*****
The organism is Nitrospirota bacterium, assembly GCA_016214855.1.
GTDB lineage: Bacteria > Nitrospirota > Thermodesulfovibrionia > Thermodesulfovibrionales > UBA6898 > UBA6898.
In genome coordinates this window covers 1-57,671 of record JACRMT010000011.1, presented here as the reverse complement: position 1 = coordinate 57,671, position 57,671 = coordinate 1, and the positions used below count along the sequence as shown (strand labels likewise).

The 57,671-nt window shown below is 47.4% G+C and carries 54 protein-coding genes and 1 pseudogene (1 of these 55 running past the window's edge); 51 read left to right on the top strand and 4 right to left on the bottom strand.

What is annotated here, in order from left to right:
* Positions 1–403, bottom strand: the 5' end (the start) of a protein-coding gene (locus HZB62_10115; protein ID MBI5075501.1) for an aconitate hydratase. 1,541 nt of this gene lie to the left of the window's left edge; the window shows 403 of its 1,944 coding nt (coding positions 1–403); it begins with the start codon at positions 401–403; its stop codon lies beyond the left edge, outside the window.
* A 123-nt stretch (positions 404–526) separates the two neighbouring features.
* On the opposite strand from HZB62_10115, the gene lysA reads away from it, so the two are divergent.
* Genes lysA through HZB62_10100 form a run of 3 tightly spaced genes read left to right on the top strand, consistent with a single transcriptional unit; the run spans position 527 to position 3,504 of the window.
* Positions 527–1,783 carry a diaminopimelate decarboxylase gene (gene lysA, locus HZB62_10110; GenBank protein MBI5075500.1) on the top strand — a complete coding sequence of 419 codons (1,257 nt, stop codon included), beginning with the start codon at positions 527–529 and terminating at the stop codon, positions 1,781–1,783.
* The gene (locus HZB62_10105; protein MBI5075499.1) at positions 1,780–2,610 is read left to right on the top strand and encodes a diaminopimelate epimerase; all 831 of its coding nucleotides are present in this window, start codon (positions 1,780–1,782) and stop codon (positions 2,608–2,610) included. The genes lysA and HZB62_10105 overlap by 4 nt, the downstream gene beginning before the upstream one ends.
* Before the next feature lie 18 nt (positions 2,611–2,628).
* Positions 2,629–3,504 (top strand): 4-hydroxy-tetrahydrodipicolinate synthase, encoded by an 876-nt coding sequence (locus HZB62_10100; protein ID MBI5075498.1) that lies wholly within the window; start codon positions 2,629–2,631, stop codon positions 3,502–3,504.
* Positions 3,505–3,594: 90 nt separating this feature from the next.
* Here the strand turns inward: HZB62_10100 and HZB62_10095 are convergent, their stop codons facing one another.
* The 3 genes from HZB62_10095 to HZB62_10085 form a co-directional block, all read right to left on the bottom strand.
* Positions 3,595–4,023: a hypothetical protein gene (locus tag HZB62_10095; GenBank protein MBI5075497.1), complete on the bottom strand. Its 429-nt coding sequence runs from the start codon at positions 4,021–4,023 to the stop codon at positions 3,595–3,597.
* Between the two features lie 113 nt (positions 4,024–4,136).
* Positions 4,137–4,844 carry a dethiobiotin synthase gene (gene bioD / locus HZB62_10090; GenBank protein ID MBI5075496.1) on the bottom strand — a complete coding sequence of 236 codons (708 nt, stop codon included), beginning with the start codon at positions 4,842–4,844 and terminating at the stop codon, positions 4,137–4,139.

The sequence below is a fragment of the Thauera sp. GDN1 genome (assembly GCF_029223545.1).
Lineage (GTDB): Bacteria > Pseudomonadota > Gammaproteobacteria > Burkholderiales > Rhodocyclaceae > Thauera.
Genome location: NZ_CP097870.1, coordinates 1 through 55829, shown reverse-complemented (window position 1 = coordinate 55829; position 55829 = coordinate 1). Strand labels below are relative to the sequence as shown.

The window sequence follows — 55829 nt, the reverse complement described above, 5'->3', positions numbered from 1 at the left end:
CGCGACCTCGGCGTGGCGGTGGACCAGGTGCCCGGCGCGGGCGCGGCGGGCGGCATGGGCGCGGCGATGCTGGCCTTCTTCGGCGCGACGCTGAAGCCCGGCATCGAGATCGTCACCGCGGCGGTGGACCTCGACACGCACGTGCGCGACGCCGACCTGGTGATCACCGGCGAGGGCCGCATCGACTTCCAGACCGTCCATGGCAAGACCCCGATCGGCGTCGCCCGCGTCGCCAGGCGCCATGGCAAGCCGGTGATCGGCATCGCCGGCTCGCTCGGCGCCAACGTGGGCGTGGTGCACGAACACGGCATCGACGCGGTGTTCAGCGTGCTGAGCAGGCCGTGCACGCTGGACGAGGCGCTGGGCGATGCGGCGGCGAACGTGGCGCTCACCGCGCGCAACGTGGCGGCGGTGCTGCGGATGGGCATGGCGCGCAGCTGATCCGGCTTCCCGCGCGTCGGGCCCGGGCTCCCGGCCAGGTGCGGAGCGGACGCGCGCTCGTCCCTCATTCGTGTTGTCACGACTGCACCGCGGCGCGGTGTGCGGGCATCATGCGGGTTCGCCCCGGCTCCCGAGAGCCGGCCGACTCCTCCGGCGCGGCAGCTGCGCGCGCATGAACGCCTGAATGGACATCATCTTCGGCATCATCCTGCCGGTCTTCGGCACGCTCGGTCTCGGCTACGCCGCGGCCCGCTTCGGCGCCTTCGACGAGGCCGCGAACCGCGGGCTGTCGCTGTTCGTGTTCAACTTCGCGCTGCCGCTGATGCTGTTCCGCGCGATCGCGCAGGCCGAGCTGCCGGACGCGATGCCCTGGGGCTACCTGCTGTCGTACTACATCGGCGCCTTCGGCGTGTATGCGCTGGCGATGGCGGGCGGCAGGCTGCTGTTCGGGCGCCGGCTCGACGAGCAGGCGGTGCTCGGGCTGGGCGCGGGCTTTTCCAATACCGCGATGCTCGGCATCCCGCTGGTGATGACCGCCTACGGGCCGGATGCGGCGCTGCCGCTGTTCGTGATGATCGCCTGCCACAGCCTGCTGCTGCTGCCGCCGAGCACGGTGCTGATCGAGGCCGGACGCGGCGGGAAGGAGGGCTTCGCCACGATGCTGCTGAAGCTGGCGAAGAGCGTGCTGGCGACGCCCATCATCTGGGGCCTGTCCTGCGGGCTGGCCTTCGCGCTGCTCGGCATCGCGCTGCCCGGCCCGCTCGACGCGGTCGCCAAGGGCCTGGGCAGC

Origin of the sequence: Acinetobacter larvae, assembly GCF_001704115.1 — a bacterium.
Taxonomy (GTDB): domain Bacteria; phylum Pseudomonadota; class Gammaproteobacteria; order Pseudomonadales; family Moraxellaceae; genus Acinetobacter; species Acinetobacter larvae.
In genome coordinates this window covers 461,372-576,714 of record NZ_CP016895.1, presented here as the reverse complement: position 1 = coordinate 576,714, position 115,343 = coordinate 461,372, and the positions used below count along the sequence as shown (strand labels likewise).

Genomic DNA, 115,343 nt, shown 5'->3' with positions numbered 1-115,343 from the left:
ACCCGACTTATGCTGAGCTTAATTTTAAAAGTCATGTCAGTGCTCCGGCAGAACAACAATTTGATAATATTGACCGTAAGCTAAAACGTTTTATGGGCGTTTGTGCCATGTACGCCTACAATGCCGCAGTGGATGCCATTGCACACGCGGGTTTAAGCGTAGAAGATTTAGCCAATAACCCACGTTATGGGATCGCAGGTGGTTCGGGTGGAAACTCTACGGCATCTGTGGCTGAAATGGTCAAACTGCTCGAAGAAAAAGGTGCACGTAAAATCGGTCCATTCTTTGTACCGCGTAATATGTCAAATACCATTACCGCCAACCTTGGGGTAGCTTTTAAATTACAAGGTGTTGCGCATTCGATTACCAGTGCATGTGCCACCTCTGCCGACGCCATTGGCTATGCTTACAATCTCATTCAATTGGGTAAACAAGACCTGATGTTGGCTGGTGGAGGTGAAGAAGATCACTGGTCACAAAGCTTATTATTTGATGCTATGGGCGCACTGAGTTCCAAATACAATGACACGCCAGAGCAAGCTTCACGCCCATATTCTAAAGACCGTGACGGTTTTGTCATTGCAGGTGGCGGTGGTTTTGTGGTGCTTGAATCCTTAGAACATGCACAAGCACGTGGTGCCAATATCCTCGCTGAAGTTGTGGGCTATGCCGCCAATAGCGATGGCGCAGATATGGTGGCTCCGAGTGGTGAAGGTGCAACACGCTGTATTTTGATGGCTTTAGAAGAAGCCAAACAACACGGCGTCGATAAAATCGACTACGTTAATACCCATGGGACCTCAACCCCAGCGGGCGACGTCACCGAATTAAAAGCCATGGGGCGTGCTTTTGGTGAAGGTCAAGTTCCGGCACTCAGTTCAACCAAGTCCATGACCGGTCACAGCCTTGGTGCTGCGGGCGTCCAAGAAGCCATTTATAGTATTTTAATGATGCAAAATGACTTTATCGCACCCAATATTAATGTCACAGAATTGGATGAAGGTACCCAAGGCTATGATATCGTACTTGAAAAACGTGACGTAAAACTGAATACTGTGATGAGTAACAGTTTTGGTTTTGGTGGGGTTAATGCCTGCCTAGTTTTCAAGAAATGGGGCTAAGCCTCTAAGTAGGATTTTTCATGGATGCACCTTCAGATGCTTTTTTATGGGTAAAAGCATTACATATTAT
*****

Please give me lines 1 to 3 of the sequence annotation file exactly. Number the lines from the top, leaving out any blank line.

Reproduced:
The organism is Nitrospirota bacterium, assembly GCA_016214855.1.
GTDB lineage: Bacteria > Nitrospirota > Thermodesulfovibrionia > Thermodesulfovibrionales > UBA6898 > UBA6898.
In genome coordinates this window covers 1-57,671 of record JACRMT010000011.1, presented here as the reverse complement: position 1 = coordinate 57,671, position 57,671 = coordinate 1, and the positions used below count along the sequence as shown (strand labels likewise).